“I want to go home, Ma! The prince they gave me – he put …” I lowered my voice, “stuff on my bed, Ma. Terrible, uuurrgghh! And the sheet, they took it and I’m not staying here and …”
My mother took both my hands in hers. “I was married when I was fourteen, Henna, and look at me, I’m okay.” Gently, and ensuring my ladies-in-waiting weren’t looking, she slipped three gold bangles out of one of each of my arms and snuck them into her bra.
“You’ll be okay too.” She leaned in and her voice dropped to whisper, “Don’t tell anyone I took them.”
“No! I’m going home with you guys!” I cried, not caring about the silly bangles. “I’m not staying, I’m going home! I’m not…”
My mother grabbed my shoulders and shook me. “You behave! Stop acting like a child. Do you duty, give them an heir and all will be okay. That is what you are here for; do your duty!”
I shrugged off her arms. ‘I hate this place. It’s different, it’s scary, Ma. Please don’t make me stay here! Please.’
But my mother turned away and continued packing. My sisters, seeing my distress became sombre and worried and pretty soon, all of them, with the exception of Rani, were crying with me. I seldom cried, so my tears affected them.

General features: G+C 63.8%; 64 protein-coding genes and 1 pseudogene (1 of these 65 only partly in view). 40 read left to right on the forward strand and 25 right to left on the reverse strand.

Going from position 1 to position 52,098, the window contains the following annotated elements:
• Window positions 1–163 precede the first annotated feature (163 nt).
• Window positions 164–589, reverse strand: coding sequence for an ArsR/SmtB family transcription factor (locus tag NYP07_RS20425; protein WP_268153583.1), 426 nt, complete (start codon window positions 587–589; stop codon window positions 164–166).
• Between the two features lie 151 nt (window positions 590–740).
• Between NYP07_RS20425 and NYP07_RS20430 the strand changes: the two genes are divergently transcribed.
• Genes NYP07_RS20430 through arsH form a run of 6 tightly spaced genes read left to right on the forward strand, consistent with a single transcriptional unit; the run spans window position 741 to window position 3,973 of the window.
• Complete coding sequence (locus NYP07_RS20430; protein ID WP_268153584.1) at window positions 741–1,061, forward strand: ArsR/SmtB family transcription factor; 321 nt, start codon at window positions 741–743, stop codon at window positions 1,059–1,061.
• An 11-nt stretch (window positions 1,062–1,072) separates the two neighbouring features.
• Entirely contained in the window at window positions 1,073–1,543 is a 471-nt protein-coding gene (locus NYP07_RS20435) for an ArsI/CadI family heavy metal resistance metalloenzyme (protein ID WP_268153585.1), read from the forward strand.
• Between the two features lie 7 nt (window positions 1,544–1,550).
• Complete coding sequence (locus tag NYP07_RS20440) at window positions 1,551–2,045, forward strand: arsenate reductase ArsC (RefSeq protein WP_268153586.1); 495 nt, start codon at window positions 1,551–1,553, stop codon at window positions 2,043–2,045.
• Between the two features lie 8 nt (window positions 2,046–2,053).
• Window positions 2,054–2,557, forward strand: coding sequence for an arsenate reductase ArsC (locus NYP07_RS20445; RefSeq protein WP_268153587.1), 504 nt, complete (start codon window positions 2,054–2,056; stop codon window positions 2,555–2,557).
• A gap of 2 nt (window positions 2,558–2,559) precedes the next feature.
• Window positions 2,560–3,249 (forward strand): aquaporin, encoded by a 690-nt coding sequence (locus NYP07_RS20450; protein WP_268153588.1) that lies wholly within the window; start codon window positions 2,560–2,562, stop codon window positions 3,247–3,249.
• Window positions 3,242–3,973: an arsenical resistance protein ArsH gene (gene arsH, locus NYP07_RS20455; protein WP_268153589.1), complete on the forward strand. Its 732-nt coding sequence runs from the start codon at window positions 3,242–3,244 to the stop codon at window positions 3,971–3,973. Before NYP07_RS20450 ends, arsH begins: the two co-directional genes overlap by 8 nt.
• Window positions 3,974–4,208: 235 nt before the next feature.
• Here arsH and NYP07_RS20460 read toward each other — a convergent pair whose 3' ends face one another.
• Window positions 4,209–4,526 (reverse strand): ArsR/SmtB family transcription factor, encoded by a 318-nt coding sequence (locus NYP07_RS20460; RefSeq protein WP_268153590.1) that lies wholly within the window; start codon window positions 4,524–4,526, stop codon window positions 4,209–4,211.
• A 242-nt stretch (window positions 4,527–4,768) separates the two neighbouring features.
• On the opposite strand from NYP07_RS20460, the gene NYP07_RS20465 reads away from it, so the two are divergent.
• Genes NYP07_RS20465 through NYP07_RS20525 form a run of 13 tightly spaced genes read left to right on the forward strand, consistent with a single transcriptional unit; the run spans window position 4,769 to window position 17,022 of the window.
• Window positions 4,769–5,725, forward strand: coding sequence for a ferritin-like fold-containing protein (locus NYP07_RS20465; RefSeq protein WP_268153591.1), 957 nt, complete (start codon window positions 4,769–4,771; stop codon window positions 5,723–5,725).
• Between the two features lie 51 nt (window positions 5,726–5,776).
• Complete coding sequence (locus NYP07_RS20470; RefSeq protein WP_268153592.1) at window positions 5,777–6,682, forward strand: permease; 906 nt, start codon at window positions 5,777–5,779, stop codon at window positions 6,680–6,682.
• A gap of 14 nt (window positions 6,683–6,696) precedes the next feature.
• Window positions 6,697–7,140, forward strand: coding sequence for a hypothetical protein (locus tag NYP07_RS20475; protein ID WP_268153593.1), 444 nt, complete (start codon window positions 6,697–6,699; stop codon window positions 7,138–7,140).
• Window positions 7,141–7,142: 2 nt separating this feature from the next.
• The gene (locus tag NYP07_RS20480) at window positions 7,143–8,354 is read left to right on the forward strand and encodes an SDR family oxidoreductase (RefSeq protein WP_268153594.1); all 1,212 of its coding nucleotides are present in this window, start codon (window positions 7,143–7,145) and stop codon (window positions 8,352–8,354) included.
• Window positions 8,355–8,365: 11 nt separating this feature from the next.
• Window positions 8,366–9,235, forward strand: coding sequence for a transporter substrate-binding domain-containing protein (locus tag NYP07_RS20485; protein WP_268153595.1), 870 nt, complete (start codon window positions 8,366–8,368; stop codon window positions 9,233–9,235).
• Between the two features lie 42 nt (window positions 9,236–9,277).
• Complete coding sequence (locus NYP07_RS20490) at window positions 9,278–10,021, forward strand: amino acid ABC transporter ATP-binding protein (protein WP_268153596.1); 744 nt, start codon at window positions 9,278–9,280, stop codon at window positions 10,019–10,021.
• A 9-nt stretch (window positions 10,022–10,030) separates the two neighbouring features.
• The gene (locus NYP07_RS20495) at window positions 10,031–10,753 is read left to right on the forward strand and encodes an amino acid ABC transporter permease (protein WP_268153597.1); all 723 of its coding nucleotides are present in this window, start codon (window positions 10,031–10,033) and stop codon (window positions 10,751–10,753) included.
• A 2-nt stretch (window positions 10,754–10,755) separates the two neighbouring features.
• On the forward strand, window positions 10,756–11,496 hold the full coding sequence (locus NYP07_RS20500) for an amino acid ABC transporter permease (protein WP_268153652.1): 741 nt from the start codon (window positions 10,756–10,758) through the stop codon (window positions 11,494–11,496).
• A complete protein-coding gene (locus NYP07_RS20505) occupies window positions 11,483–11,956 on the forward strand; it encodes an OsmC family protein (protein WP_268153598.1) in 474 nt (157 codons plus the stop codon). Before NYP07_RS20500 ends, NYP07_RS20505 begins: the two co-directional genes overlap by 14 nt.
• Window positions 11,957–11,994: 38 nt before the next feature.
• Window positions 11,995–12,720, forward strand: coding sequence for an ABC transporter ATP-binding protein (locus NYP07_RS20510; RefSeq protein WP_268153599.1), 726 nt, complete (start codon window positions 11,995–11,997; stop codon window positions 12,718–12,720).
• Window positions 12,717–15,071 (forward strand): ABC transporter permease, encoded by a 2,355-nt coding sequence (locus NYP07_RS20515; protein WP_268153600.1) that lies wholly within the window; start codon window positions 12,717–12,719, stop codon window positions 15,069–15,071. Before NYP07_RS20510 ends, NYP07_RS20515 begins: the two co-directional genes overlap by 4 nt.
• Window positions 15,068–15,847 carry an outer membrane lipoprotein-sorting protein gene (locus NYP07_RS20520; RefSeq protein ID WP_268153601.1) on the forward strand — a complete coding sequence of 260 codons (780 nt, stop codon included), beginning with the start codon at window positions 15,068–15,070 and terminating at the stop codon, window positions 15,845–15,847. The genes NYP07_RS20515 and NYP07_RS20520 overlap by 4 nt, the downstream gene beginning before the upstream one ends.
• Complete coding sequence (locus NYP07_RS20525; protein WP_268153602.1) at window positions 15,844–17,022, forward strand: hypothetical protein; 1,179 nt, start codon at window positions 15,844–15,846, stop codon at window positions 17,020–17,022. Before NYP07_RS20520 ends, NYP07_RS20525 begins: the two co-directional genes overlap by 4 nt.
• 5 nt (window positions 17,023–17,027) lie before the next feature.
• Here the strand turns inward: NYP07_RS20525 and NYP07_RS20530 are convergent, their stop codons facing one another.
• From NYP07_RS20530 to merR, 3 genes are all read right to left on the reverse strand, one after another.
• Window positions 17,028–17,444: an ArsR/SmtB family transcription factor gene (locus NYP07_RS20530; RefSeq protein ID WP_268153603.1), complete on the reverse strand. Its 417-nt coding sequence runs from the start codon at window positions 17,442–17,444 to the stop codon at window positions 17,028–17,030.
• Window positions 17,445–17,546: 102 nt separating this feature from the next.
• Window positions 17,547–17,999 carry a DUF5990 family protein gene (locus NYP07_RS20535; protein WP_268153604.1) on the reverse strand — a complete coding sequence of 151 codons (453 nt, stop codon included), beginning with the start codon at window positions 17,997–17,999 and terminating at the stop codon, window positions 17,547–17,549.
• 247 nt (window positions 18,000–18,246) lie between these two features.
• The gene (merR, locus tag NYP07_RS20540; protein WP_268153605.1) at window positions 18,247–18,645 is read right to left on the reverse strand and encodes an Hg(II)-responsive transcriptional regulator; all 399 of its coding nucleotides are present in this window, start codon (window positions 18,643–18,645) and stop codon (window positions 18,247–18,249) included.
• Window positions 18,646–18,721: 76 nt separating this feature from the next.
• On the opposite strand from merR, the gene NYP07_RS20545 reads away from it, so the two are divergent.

“Then you stay longer,” I begged. ‘Till I get used to the place. Please, Ma, please, please!”
“Henna, stop!” she hissed. “I can’t stay here. I have things to do and I have to help Auntie Bindiya with her wedding.”
“Please!” I threw my arms around her waist and held onto her. “Please! Please! Don’t leave me here. I am so scared, Ma.”
My tears and pleas attracted the attention of palace staff and even Vijay.
Embarrassed by my childish behaviour, my mother tried to explain. “She just needs a few days and she will forget all about us.” She even managed a short laugh as she peeled off my arms from around her waist.
“I beg you, Ma, I beg you! I’ll do anything. Just don’t leave me here. You can take all the bangles, just stay with me.”